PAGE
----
At the same time, I am aware Warhol doesn’t need more coverage and I’m not an art critic. I’m more an enthusiast who is looking for a form of connection in someone else’s art, sometimes in the shape or the colour, perhaps the contrast or the bluntness, the boldness, the reserve, the background or the space, the touch, the light or the shadow, the frame, or all of these. I suspect it is because of my belief that all art draws consciously or unconsciously from a collective source made of everyone and everything, and each artist keeps adding a stroke of his own time and perspective to what already is.
Before the exhibition
I hate the word pandemic. It was among the top 50 most used words in the first half of 2020 according to the Global Language Monitor, an American data research company that tracks trends in worldwide use of the English language. Although it scored a modest 27th position, with the top 5 being Covid, Covid-19, coronavirus, corona and face mask, pandemic appears to have been used more than disinfectant or super spreader.
So, under the circumstances, the thought of going to a museum was exhilarating. Something taken for granted for so many years became whimsical, adventurous, but it also felt like a mirage conjured by the refraction of hope in the heaviness of the post-lockdown air.
A few months prior to the exhibition, I stumbled upon an old edition of the Andy Warhol’s Flowers, Flowers, Flowers. It’s a small book full of his drawings and paintings of flowers and his quotes. For me, it’s a guide for decoding the language of flowers, a language I secretly started learning during the first pandemic-imposed lockdown this year.
One way to describe the language of flowers is to refer to it as vibrational energy. Edward Bach, a British physician in the 1930 who studied flowers’ energy, called it “essence.” He believed flower essence can balance your emotions and bring about mental, physical and spiritual wellness. Flower essence is extracted from fresh flowers heads that are left floating in the water under the sun for several hours. The heat transfers the energy in the flowers to the water.
My own experience was a bit different and didn’t require sacrificing the flowers in order to capture their essence. If we listen to the vibrational energy of the flowers in the same way the water does, we can reproduce it in a painting or drawing, maybe in words or musical notes with a similar balancing effect to our emotions. I thought Andy Warhol’s book of flowers captured both the essence and the technique so well, I felt inspired to place my trust in its guiding content. “When you have flowers at home, you should have someone come to the house” the book quotes. I trust this message.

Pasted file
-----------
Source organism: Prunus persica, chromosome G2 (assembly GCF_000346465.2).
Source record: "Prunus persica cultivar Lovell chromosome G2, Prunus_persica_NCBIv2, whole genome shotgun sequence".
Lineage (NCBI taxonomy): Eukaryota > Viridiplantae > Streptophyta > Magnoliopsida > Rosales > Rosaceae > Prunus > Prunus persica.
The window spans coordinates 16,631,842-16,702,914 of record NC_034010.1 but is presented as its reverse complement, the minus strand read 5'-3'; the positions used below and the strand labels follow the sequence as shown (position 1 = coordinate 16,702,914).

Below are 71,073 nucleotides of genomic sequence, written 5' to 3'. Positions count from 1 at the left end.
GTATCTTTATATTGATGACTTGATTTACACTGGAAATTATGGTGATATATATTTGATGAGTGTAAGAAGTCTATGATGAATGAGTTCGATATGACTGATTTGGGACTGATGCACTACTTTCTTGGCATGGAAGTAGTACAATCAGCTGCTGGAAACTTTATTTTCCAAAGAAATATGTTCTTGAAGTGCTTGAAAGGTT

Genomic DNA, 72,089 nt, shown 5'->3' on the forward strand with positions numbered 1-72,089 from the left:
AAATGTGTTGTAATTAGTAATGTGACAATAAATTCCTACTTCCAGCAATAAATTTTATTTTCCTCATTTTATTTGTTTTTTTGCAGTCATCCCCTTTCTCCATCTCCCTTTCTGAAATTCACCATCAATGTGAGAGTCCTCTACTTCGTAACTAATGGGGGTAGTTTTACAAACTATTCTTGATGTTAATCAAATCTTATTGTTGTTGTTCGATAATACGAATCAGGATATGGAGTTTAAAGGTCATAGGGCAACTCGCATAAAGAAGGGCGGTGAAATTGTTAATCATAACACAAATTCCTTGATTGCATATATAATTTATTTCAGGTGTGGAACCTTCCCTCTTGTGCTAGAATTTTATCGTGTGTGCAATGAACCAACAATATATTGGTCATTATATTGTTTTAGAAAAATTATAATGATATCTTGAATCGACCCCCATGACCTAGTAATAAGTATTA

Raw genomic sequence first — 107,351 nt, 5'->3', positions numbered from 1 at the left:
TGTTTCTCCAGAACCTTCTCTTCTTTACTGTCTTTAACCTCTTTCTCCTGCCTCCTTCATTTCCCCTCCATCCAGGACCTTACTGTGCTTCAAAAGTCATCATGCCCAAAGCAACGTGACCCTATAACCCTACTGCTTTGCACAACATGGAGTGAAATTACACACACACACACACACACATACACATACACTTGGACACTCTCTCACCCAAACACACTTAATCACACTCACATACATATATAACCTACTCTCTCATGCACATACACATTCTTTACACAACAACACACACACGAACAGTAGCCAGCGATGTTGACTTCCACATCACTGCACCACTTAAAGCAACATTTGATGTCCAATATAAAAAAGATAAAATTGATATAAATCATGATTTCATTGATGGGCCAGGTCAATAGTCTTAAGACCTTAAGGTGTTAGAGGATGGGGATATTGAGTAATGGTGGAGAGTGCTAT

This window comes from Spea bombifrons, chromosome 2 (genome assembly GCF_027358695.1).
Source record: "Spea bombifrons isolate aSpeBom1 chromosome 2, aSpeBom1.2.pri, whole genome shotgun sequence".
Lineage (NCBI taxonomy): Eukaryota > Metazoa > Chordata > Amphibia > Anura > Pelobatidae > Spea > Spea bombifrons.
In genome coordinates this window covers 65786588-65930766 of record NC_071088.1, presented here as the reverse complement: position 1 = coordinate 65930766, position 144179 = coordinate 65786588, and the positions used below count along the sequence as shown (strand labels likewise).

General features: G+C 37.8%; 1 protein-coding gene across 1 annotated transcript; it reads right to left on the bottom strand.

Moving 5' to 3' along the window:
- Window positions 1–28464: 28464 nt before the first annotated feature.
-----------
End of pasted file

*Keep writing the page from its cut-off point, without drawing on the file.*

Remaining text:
The book is the smallest I own, so the excitement of seeing walls full of oversized versions of its pages was out of proportion.
I had rushed to buy tickets to the earliest available entry on an almost guaranteed rainy October evening. Museums have always served as temples on rainy days. Prayer is what you see on museums’ walls if you look attentively. Joy, sadness, misery, disappointment, hope. Works of art come and go from museums while human emotions stay, preserved layer upon layer in the perfect combination of light and temperature. These past few months before the exhibition had saved so many prayers, I almost feared there wasn’t going to be enough space left on the walls.
At the exhibition
My visit to Andy Warhol’s exhibition at the Tate Modern was a complete one-way masked experience with thought-provoking and eye-captivating displays, Warhol-inspired dining at the museum’s restaurant, shopping indulgence, and the company of friends.
Exhilaration is an understatement.
Even a masked experience could not suppress it –- I felt my eyes grow bigger and bigger as if adapting to the size of the canvases, moving from one wall to another.
There were no flowers in sight during the first half of the exhibition apart from a small flower –- almost as small as my book — featured on a wall full of drawings of boys. I kept my disappointment under my mask. As a consolation, the boy with the flower looked angelic.
As I advanced, several years at a time through the artist’s life, I was pulled into the atmosphere, into the movement that was created by the repetition of images on canvases, by the silver clouds floating in the air, by moving images on screens (as the artist started dedicating his work to film-making). The sense of fluidity created by the repetition of full size Elvis Presley pictures, portraits of Marylyn Diptych, Jackie Frieze, Mick Jagger, the Skulls, was sometimes accentuated by my inner sense of time scarcity imposed by the social responsibility to move faster.